the wax tends to repel inks from pens, and are difficult to feed through
automatic document feeders, but these traits have been significantly
reduced in later models. In addition, this type of printer is only available
from one manufacturer, Xerox.
Dye-sublimation printer
A dye-sublimation printer is a printer which employs a printing process
that uses heat to transfer dye to a medium such as a plastic card, paper or
Fusing image on laser printer
Grey 'S' made by inkjet printer
(note resolution)
canvas. The process is usually to lay one color at a time using a ribbon
that has color panels. Dye-sublimation printers are intended primarily for
high-quality color applications, including color photography; and are less
well-suited for text. While once the province of high-end print shops,
dye-sublimation printers are now increasingly used as dedicated
consumer photo printers.
Inkless printers
Thermal printer
Thermal printers work by selectively heating regions of special heatsensitive paper. Monochrome thermal printers are used in point of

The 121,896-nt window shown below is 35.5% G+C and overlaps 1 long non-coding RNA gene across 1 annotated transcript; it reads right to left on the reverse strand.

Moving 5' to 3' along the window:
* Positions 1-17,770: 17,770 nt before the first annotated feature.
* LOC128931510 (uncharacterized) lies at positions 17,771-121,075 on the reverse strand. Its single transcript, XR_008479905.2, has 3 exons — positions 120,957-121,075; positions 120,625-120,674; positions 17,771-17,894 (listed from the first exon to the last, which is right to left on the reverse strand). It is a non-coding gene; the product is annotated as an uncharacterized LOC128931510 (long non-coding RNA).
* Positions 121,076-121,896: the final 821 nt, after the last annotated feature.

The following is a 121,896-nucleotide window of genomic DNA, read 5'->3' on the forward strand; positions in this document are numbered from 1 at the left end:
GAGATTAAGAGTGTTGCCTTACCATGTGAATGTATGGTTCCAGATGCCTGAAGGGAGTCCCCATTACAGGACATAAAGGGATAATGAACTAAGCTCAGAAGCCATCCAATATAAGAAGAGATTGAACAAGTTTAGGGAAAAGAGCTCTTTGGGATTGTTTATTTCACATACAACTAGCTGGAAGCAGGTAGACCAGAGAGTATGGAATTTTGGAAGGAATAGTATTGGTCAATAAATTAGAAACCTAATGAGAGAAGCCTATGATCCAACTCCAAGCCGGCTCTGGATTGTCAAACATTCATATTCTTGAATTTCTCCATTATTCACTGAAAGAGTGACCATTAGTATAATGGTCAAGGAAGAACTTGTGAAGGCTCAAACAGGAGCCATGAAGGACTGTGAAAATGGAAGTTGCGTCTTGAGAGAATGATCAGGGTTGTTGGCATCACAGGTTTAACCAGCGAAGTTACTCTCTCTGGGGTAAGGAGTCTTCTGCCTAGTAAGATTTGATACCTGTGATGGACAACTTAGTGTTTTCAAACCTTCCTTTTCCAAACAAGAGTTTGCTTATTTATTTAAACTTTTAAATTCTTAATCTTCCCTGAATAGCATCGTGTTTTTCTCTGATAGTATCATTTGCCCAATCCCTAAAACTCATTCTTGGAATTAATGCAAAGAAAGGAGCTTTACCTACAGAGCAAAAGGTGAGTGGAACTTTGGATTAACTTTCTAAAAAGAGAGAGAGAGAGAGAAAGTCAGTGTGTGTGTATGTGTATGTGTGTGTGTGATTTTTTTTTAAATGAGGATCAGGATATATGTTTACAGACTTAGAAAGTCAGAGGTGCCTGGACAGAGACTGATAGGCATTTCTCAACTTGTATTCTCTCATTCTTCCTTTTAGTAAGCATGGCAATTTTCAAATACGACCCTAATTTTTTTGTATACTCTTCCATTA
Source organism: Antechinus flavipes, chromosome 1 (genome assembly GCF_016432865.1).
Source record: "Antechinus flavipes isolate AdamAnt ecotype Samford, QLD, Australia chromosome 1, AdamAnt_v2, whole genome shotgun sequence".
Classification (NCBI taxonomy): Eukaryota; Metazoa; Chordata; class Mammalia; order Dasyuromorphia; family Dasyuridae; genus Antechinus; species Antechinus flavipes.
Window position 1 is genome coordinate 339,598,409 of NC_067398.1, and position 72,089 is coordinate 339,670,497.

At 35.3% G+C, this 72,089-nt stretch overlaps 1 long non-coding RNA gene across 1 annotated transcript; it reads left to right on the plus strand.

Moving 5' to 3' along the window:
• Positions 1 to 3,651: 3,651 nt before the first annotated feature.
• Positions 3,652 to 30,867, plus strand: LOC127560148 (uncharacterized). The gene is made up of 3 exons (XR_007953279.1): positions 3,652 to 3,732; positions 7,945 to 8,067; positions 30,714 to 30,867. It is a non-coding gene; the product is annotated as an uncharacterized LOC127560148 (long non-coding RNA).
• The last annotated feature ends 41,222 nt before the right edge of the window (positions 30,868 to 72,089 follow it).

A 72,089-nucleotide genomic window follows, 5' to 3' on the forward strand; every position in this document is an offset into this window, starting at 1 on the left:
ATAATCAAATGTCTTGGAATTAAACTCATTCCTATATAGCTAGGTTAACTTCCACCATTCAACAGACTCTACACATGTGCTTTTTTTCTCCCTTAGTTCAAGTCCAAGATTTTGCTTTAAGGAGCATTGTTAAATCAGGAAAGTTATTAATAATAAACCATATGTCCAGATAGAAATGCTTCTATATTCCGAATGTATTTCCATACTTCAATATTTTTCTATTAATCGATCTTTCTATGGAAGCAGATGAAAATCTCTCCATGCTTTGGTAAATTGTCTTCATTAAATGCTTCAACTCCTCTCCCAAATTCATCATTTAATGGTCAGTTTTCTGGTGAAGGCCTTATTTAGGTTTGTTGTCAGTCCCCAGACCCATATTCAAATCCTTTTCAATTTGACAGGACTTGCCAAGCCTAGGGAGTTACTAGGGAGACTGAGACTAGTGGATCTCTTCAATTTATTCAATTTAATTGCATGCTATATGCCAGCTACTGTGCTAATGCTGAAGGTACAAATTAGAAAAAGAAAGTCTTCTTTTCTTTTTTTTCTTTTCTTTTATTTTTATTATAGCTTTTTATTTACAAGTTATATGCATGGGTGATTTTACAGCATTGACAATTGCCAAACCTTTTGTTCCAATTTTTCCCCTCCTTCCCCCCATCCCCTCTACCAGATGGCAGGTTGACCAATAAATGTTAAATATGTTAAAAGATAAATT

sale devices, such as, cash registers, ATMs, and gasoline dispensers.
Colors can be achieved with special papers and different temperatures
and heating rates for different colors; these colored sheets are not
required in black-and-white output.
Xerox solid ink sticks
RGB dye sublimation panels
before and after use showing
wasted dye and potential
privacy problems
Sharp thermal printer
Samsung SCX-6320F Multifunctional Laser Printer
Epson MX-80 dot matrix
printer – impact printers are still
used for carbon copies
3 Dimensional Printers
3 D printers became widely available in 2010, but are still quite pricey.
They create solid objects from various materials (e.g., plastic) by adding
layers of the material on top of each other to create the third dimension
(i.e., depth). They are widely used in manufacturing for creating a
prototype of the end product. Automobile manufacturers even use them
to test new design ideas!
3D printer at Makers Party
Computer Speakers ]
Computer speakers, or multimedia speakers, are speakers external to a
computer, that disable the lower fidelity built-in speaker. They often have
a low-power internal amplifier. The standard audio connection is a 3.5